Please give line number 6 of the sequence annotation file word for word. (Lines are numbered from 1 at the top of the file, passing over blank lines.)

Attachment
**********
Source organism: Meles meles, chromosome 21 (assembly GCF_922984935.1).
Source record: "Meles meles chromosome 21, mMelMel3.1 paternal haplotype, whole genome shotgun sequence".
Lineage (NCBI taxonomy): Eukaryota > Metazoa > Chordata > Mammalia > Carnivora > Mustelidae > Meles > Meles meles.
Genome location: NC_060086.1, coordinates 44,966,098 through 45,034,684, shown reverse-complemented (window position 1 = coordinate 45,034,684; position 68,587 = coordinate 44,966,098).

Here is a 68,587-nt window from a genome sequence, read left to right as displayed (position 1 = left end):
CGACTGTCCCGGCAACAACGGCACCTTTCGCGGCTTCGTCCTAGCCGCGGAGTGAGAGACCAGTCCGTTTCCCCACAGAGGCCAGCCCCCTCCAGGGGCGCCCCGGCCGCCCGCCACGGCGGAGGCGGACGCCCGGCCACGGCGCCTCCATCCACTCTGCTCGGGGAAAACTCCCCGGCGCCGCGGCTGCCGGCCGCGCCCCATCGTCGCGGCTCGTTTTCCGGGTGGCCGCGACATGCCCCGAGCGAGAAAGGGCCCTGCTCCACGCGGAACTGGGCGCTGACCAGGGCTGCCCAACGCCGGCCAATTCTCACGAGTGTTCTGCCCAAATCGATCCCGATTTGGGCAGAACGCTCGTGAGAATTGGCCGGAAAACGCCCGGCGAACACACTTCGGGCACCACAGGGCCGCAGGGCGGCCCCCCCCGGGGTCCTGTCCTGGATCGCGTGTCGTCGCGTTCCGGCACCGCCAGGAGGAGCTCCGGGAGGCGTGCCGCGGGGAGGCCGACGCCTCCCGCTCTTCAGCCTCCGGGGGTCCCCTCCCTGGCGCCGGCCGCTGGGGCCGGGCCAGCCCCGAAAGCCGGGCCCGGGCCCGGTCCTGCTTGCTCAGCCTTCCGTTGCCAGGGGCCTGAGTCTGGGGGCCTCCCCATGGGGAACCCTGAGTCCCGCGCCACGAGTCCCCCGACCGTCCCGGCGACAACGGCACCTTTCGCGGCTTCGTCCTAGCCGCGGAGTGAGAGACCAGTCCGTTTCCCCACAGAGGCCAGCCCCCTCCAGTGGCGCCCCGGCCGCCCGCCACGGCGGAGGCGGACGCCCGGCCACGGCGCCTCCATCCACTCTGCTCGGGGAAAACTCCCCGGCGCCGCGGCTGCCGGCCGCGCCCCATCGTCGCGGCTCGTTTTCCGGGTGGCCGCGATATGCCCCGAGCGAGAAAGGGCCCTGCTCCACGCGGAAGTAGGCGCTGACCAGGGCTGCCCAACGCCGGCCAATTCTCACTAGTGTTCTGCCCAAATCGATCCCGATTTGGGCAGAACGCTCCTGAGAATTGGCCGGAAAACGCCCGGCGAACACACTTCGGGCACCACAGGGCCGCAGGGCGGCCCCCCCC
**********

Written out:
CGACTGTCCCGGCAACAACGGCACCTTTCGCGGCTTCGTCCTAGCCGCGGAGTGAGAGACCAGTCCGTTTCCCCACAGAGGCCAGCCCCCTCCAGGGGCGCCCCGGCCGCCCGCCACGGCGGAGGCGGACGCCCGGCCACGGCGCCTCCATCCACTCTGCTCGGGGAAAACTCCCCGGCGCCGCGGCTGCCGGCCGCGCCCCATCGTCGCGGCTCGTTTTCCGGGTGGCCGCGACATGCCCCGAGCGAGAAAGGGCCCTGCTCCACGCGGAACTGGGCGCTGACCAGGGCTGCCCAACGCCGGCCAATTCTCACGAGTGTTCTGCCCAAATCGATCCCGATTTGGGCAGAACGCTCGTGAGAATTGGCCGGAAAACGCCCGGCGAACACACTTCGGGCACCACAGGGCCGCAGGGCGGCCCCCCCCGGGGTCCTGTCCTGGATCGCGTGTCGTCGCGTTCCGGCACCGCCAGGAGGAGCTCCGGGAGGCGTGCCGCGGGGAGGCCGACGCCTCCCGCTCTTCAGCCTCCGGGGGTCCCCTCCCTGGCGCCGGCCGCTGGGGCCGGGCCAGCCCCGAAAGCCGGGCCCGGGCCCGGTCCTGCTTGCTCAGCCTTCCGTTGCCAGGGGCCTGAGTCTGGGGGCCTCCCCATGGGGAACCCTGAGTCCCGCGCCACGAGTCCCCCGACCGTCCCGGCGACAACGGCACCTTTCGCGGCTTCGTCCTAGCCGCGGAGTGAGAGACCAGTCCGTTTCCCCACAGAGGCCAGCCCCCTCCAGTGGCGCCCCGGCCGCCCGCCACGGCGGAGGCGGACGCCCGGCCACGGCGCCTCCATCCACTCTGCTCGGGGAAAACTCCCCGGCGCCGCGGCTGCCGGCCGCGCCCCATCGTCGCGGCTCGTTTTCCGGGTGGCCGCGATATGCCCCGAGCGAGAAAGGGCCCTGCTCCACGCGGAAGTAGGCGCTGACCAGGGCTGCCCAACGCCGGCCAATTCTCACTAGTGTTCTGCCCAAATCGATCCCGATTTGGGCAGAACGCTCCTGAGAATTGGCCGGAAAACGCCCGGCGAACACACTTCGGGCACCACAGGGCCGCAGGGCGGCCCCCCCC